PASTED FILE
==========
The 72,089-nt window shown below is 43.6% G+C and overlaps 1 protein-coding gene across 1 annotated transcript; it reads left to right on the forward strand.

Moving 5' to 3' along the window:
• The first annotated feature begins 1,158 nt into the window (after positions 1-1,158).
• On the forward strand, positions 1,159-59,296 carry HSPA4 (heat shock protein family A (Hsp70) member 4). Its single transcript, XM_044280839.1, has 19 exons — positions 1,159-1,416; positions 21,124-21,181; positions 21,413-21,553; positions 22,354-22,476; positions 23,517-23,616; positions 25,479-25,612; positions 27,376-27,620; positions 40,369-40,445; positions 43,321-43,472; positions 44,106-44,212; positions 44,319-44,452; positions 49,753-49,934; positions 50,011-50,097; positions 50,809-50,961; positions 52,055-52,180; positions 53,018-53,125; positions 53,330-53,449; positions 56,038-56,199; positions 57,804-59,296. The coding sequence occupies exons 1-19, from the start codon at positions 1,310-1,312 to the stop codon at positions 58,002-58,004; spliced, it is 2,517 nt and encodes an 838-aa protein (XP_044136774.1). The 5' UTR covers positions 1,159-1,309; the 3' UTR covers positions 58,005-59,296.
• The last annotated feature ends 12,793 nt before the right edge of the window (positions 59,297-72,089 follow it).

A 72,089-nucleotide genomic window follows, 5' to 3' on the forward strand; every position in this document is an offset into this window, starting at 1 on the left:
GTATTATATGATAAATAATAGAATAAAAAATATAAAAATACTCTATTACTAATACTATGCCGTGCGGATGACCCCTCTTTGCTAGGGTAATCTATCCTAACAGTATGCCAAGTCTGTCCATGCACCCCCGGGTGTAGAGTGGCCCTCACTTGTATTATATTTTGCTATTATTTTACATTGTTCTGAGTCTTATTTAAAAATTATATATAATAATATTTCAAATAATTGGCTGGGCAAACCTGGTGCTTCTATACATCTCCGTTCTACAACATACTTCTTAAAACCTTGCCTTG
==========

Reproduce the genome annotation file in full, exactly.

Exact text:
The 72,089-nt window shown below is 43.6% G+C and overlaps 1 protein-coding gene across 1 annotated transcript; it reads left to right on the forward strand.

Moving 5' to 3' along the window:
• The first annotated feature begins 1,158 nt into the window (after positions 1-1,158).
• On the forward strand, positions 1,159-59,296 carry HSPA4 (heat shock protein family A (Hsp70) member 4). Its single transcript, XM_044280839.1, has 19 exons — positions 1,159-1,416; positions 21,124-21,181; positions 21,413-21,553; positions 22,354-22,476; positions 23,517-23,616; positions 25,479-25,612; positions 27,376-27,620; positions 40,369-40,445; positions 43,321-43,472; positions 44,106-44,212; positions 44,319-44,452; positions 49,753-49,934; positions 50,011-50,097; positions 50,809-50,961; positions 52,055-52,180; positions 53,018-53,125; positions 53,330-53,449; positions 56,038-56,199; positions 57,804-59,296. The coding sequence occupies exons 1-19, from the start codon at positions 1,310-1,312 to the stop codon at positions 58,002-58,004; spliced, it is 2,517 nt and encodes an 838-aa protein (XP_044136774.1). The 5' UTR covers positions 1,159-1,309; the 3' UTR covers positions 58,005-59,296.
• The last annotated feature ends 12,793 nt before the right edge of the window (positions 59,297-72,089 follow it).

A 72,089-nucleotide genomic window follows, 5' to 3' on the forward strand; every position in this document is an offset into this window, starting at 1 on the left:
GTATTATATGATAAATAATAGAATAAAAAATATAAAAATACTCTATTACTAATACTATGCCGTGCGGATGACCCCTCTTTGCTAGGGTAATCTATCCTAACAGTATGCCAAGTCTGTCCATGCACCCCCGGGTGTAGAGTGGCCCTCACTTGTATTATATTTTGCTATTATTTTACATTGTTCTGAGTCTTATTTAAAAATTATATATAATAATATTTCAAATAATTGGCTGGGCAAACCTGGTGCTTCTATACATCTCCGTTCTACAACATACTTCTTAAAACCTTGCCTTG